Commodity Futures Trading for Beginners

By Bruce Babcock

Elements of a Successful Trading Plan--Cut Losses Short

If you are following market trends rather than trying to anticipate them, the next important part of the plan is how to exit trades that don't work out. Here is where the second cardinal principle comes in. It is Cut Losses Short.

This is another sensible-sounding concept that is much easier to acknowledge than actually to execute when real money is on the line. No one wants to exit a trade with a loss. They don't want to lose money. More importantly, they don't want to admit they were wrong. You can always think of many reasons to hold on to a losing trade. You can hope that the market will suddenly turn around and give you a profit instead of a loss.

This is another example where successful traders have learned to do the hard thing. If there is one thing consistent in the stories of how good traders turned themselves around from being bad traders, it is their attitude about losses. Professional traders accept that losses are part of the game. Since the markets are mostly random, the best trading methods will always have numerous losses. Professionals do not equate losses with being wrong.

It is precisely because correct trading methods invariably generate many losses that it is important to keep the individual losses small in relation to the overall size of the account. In order to keep trading, you must preserve your capital. If you can keep trading in the direction of the trend, the big profits will come. However, if you take too many large losses, your capital will be wiped out before you can enjoy the big profitable trades.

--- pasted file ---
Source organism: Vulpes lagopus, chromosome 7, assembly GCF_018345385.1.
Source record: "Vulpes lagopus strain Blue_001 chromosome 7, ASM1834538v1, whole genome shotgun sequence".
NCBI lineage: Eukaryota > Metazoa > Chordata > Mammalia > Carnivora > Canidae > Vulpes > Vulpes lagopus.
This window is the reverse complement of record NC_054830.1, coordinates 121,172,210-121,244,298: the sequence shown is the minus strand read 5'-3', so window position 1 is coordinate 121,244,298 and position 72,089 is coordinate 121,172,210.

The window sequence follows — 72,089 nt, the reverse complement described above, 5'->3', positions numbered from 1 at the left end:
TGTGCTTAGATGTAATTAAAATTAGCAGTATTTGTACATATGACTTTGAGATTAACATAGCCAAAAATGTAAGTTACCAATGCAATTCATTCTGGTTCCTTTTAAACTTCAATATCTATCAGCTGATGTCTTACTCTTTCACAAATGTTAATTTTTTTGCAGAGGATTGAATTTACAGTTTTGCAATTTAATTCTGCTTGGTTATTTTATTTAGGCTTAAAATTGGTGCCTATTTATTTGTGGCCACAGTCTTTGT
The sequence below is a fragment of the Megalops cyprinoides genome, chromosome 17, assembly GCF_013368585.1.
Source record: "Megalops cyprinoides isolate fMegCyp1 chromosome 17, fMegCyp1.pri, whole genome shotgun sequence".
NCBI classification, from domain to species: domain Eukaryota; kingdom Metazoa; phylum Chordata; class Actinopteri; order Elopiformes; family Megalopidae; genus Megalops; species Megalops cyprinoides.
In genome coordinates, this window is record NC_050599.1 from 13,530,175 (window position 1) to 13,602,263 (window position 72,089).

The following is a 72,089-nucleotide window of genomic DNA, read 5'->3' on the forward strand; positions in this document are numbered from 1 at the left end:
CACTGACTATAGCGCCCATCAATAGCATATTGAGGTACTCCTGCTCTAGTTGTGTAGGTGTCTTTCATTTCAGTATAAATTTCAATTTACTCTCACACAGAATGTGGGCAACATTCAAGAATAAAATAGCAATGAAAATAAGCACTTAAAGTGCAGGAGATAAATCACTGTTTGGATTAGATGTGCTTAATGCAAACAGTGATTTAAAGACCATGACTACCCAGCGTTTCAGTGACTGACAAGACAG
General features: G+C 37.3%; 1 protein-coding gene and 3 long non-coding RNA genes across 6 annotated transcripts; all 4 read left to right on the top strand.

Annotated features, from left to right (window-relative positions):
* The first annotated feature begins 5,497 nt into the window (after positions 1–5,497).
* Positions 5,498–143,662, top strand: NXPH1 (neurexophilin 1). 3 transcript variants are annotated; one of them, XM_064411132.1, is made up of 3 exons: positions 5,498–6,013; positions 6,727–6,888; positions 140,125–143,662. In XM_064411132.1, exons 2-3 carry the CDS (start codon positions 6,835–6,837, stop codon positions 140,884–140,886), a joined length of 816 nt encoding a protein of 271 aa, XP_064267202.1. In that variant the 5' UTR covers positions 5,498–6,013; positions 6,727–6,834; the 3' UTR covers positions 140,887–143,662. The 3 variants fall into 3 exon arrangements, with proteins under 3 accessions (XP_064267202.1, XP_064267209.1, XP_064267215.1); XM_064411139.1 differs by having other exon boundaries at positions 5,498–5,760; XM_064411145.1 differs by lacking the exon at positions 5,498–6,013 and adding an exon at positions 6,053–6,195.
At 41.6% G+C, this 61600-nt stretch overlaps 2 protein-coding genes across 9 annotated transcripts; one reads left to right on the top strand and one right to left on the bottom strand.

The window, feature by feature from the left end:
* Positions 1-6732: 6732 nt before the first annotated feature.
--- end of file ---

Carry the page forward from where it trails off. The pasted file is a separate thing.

The laws of probability insure that regardless of your approach, you will inevitably suffer some long
strings of consecutive losses. If you are risking too high a percentage of your account on each trade, before long one of these unavoidable losing streaks will blow you away. Keeping losses to about one percent of your account size is optimal. With smaller accounts, the percentage will have to be larger. Five percent on one trade is probably the highest prudent level of risk.

Because of the randomness in commodity price action, you must allow the market a certain amount of leeway before giving up on a trade. In general, you must be willing to risk between $500 and $1,000 to trade most markets. For smaller accounts, the Mid America Exchange offers trading with smaller sized contracts that allow you to trade with lower risk.

While there are more sophisticated ways to decide when to exit a losing trade, getting out after a loss
of a predetermined dollar amount is as good a way as any. The important thing is to respect your plan. You can place a stop-loss order with your broker that instructs him in advance to exit a trade if the market hits your loss limit. You should always do this to guard against inattention or changing your mind at the crucial moment.

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TRADING IN COMMODITY FUTURES OR OPTIONS INVOLVES SUBSTANTIAL RISK OF LOSS.
PAST RESULTS ARE NOT NECESSARILY INDICATIVE OF FUTURE RESULTS.

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